name is doing this so much better than I was going to do it if I had the time to do it. Less offensively too, I'm sure.
Post Thu Jun 16, 2011 2:06 pm
 View user's profile Send private message Send e-mail
Limbs



Joined: 04 Feb 2011
Posts: 910
 Reply with quote  

I think a Children Of Men situation would do us some good. (Fall back, I'm kidding. Mostly.)
Post Thu Jun 16, 2011 2:16 pm
 View user's profile Send private message
Alias@anticon.com



Joined: 09 Jul 2002
Posts: 739
 Reply with quote  

I love food. all kinds. In the last 3 or so years, food has been just as much of an interest as music. But I won't refer to myself as a "foodie" because that term annoys the shit out of me. I find that most people who refer to themselves as a "foodie" are total fucking food snobs. I don't go out of my way to buy organic, free-range, cage free, etc. I buy food items that I know I will like and that I will be able to work with and be tasty. I love spending between a half hour to an hour per night preparing dinner. It's actually relaxing to me. But don't get me wrong, I'll still devour a Baconator from Wendy's like it's nobody's business. And then the next night I'll make something for dinner that is completely vegan.

here's a few pics of some food I've made over the last few years.



shredded seitan with green beans and shallots in a mustard sauce.



marinated and baked tofu topped with homemade apple sauce, braised kale with garlic and lemon juice and curried Isreali couscous with walnuts and cranberries.



sun dried tomato and basil deep dish pizza. dough and sauce made from scrizzatch.



potato leek soup with fiddleheads.



thai basil chicken curry.



Pra-ram tofu over broccoli, chicken teriyaki skewers and brown rice.




sesame bagels from scratch.



soft pretzels from scratch.
Post Thu Jun 16, 2011 2:20 pm
 View user's profile Send private message
zagadka
DARK PAST HAVER


Joined: 30 Nov 2004
Posts: 4932
Location: Hous of Gaga
 Reply with quote  

I love fiddleheads! yum!
Post Thu Jun 16, 2011 2:25 pm
 View user's profile Send private message
Finn



Joined: 05 Jan 2011
Posts: 53
Location: Boston, MA
 Reply with quote  

name wrote:
as far as wealthier nations, it's really a good question - and a difficult one to answer. i believe you could make a good argument that people who insist on "organic" foods are placing a heavier burden on the rest of society. non-organic source farms are able to produce vastly greater yields per acre due to genetic engineering, synthetic fertilizer, and pesticides. are these "additives" 100% perfect? absolutely not. and we should be working to improve them. but i can guarantee that your "organic produce" consumed a lot more environmental and human resources to grow. why do you think it costs more? even if you can afford it, the consequences in terms of natural resources are unavoidable. and i'm not even counting the "hidden" externalities associated with less efficient shipping/supply practices, along with the fact that many people will burn an extra gallon of gas to get to their environmentally friendly whole food market.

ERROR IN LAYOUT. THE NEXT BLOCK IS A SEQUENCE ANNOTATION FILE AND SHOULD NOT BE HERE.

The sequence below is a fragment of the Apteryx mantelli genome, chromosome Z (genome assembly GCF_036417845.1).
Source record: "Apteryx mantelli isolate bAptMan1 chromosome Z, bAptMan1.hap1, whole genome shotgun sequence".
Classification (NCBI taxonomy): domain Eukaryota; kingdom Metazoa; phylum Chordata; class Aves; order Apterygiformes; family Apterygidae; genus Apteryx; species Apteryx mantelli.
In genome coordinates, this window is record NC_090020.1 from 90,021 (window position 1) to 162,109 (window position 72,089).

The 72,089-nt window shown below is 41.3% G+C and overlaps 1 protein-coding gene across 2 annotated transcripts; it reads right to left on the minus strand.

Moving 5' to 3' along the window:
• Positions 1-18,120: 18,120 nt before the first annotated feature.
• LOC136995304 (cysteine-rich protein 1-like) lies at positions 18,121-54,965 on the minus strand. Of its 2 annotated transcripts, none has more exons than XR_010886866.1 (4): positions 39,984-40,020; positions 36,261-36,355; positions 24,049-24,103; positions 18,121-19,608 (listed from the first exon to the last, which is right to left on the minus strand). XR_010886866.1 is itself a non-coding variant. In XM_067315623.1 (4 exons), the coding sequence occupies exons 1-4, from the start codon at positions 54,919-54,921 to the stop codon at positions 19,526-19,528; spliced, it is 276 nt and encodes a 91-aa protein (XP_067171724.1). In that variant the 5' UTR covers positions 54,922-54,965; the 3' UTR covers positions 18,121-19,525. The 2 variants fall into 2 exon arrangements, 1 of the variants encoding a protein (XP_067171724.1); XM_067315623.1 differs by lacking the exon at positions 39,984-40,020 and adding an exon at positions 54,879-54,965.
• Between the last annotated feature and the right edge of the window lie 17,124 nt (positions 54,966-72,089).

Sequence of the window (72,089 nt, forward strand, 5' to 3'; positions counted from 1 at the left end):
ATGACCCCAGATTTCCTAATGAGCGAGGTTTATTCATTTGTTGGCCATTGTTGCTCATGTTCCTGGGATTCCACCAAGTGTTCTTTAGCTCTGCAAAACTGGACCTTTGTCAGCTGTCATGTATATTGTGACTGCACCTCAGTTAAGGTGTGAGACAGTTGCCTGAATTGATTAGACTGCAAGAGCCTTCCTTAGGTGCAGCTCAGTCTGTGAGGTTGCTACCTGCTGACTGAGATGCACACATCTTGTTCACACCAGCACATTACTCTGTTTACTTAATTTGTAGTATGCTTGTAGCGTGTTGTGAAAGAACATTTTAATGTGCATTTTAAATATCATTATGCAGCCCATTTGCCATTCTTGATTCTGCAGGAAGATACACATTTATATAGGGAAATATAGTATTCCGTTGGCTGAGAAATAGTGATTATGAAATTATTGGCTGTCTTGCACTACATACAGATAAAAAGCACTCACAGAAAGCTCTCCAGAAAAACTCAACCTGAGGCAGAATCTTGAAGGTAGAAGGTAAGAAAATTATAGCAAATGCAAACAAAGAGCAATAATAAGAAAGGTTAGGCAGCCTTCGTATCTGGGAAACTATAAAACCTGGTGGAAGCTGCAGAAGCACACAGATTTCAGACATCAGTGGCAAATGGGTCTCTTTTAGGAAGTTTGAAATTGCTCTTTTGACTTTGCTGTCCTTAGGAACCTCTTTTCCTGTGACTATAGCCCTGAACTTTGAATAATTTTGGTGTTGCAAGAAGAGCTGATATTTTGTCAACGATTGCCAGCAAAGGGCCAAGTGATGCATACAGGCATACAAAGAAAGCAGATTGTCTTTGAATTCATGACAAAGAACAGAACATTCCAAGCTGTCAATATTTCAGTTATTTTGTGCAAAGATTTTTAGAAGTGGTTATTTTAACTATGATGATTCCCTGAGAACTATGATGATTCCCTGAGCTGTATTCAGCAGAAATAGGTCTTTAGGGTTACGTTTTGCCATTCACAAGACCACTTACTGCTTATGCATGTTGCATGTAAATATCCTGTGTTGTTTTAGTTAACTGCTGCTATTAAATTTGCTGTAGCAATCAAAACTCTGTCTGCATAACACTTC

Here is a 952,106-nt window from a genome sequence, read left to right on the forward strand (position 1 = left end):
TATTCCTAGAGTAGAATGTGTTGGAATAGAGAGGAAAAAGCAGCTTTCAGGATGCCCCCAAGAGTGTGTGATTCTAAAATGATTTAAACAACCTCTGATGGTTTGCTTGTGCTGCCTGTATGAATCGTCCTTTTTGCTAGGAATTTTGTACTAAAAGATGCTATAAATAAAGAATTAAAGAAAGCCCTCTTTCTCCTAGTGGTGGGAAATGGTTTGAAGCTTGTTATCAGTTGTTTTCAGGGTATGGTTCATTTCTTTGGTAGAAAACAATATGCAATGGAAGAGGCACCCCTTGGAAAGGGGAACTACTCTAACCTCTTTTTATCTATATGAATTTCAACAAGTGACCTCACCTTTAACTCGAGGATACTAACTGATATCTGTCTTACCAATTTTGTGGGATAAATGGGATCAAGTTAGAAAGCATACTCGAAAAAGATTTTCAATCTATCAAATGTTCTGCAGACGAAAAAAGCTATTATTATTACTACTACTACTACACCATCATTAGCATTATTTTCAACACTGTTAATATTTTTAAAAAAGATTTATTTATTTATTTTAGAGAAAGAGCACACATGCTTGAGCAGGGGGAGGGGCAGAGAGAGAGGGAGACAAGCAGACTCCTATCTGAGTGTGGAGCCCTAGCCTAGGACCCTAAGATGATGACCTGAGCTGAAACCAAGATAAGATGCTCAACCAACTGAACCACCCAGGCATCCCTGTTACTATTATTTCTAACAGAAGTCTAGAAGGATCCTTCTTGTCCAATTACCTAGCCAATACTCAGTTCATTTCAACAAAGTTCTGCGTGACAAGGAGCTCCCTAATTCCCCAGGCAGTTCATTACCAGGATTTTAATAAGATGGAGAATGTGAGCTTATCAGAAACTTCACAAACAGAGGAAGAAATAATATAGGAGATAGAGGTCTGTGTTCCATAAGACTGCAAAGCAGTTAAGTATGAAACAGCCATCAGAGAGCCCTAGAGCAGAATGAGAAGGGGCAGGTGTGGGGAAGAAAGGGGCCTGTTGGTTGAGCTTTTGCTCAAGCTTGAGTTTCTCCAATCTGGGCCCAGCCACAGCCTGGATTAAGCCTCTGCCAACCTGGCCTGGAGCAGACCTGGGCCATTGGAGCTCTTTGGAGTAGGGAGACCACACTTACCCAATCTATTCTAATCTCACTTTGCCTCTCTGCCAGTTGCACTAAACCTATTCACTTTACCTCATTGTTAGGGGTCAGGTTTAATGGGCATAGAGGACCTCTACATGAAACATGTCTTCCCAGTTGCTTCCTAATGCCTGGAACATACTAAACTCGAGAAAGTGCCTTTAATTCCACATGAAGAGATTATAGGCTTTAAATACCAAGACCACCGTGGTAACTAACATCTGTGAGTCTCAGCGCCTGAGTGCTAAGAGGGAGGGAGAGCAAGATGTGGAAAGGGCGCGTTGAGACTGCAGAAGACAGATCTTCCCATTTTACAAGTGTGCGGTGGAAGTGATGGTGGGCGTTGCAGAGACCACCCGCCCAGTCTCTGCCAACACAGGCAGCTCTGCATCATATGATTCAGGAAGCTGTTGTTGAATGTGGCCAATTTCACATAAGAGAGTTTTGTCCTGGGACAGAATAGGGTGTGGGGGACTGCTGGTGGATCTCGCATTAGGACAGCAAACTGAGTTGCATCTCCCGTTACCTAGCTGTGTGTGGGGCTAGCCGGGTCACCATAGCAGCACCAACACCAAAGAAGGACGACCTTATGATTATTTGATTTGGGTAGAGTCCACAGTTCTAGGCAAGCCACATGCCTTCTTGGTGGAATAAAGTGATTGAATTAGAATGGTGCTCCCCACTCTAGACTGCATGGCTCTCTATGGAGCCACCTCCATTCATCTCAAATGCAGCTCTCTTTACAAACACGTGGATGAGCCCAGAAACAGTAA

Parts of this paragraph are borderline lunatic. "Sustainable" produce costs more, generally speaking, because yields are lower. That doesn't mean that more environmental resources are consumed. At all. It may mean that more human resources are "consumed," but the employment of human resources has not, to my knowledge, been deemed a negative.

You cannot, in fact, guarantee that this food consumes more resources than other forms of agriculture. This is as ridiculous a blanket statement as the ones you so adamantly oppose. You're deriding the notion of organic as nonspecific, but are insisting that you can prove things about it. What?

People who "insist" on organic food are placing no more of a burden on society than people who insist on the existence of art, or sport, or any other pursuit which perpetuates some model of humanity that is concerned with anything more than supporting the maximum number of human lives on the planet. The argument that these individuals burden society is an insane, mechanistic position to take on what it means to be alive.

It's true that if we suddenly switched tomorrow, many people would die. It's absurd, though, to argue that this is evidence for the efficacy of the current system, or against the wisdom of the proposed one. This is a misleading and arbitrary thought experiment. If ten million people became surgeons overnight, many people would die, but this isn't because we shouldn't have more surgeons. It's because those people who suddenly found themselves surgeons wouldn't know what the fuck they were doing, and would butcher everyone they operated on.

You're correct in noting that a person who drives considerably farther to purchase a (potentially) marginally better product is in fact living hypocritically. But this has nothing to do with the food, and is not really the subject of this conversation.

The number of straw men that you are attacking in this thread is excessive.
Post Thu Jun 16, 2011 2:47 pm
 View user's profile Send private message
mortalthoughts
LAME KID


Joined: 12 Dec 2002
Posts: 11616
Location: MI
 Reply with quote  

i started eating smaller portions and stoping to eat 3- 4 times a day. instead of eating 2 meals a day till im stuffed to the gills
i also run 6 miles on the treadmill 1-3 times a week

ive lost about 15 lbs in the last three or 4 months id like to get down to about 175 (im at 202 right now) sit up and push ups will start when i get back from vacation(beer gut needs to go)
Post Thu Jun 16, 2011 3:08 pm
 View user's profile Send private message AIM Address

Post new topic Reply to topic
Jump to:  
Goto page Previous  1, 2, 3, 4  Next
All times are GMT - 6 Hours.
The time now is Thu Nov 27, 2014 3:56 pm
  Display posts from previous:      


Powered by phpBB: © 2001 phpBB Group
Template created by The Fathom
Based on template of Nick Mahon